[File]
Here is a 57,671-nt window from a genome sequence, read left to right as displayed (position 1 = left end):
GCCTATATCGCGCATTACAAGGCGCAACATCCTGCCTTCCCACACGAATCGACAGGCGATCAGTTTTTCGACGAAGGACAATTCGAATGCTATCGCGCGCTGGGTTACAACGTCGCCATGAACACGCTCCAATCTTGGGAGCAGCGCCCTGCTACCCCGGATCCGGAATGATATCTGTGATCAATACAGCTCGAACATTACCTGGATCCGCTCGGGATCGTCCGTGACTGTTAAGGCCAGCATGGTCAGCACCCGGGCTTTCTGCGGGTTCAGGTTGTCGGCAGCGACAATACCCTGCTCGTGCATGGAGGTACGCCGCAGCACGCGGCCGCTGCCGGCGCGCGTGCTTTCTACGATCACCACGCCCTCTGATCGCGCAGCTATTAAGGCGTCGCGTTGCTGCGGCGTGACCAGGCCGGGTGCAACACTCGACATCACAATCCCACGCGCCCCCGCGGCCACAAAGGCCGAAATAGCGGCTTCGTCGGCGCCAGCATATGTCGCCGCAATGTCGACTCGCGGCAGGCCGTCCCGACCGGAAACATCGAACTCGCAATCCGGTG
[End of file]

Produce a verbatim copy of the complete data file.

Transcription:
Here is a 57,671-nt window from a genome sequence, read left to right as displayed (position 1 = left end):
GCCTATATCGCGCATTACAAGGCGCAACATCCTGCCTTCCCACACGAATCGACAGGCGATCAGTTTTTCGACGAAGGACAATTCGAATGCTATCGCGCGCTGGGTTACAACGTCGCCATGAACACGCTCCAATCTTGGGAGCAGCGCCCTGCTACCCCGGATCCGGAATGATATCTGTGATCAATACAGCTCGAACATTACCTGGATCCGCTCGGGATCGTCCGTGACTGTTAAGGCCAGCATGGTCAGCACCCGGGCTTTCTGCGGGTTCAGGTTGTCGGCAGCGACAATACCCTGCTCGTGCATGGAGGTACGCCGCAGCACGCGGCCGCTGCCGGCGCGCGTGCTTTCTACGATCACCACGCCCTCTGATCGCGCAGCTATTAAGGCGTCGCGTTGCTGCGGCGTGACCAGGCCGGGTGCAACACTCGACATCACAATCCCACGCGCCCCCGCGGCCACAAAGGCCGAAATAGCGGCTTCGTCGGCGCCAGCATATGTCGCCGCAATGTCGACTCGCGGCAGGCCGTCCCGACCGGAAACATCGAACTCGCAATCCGGTG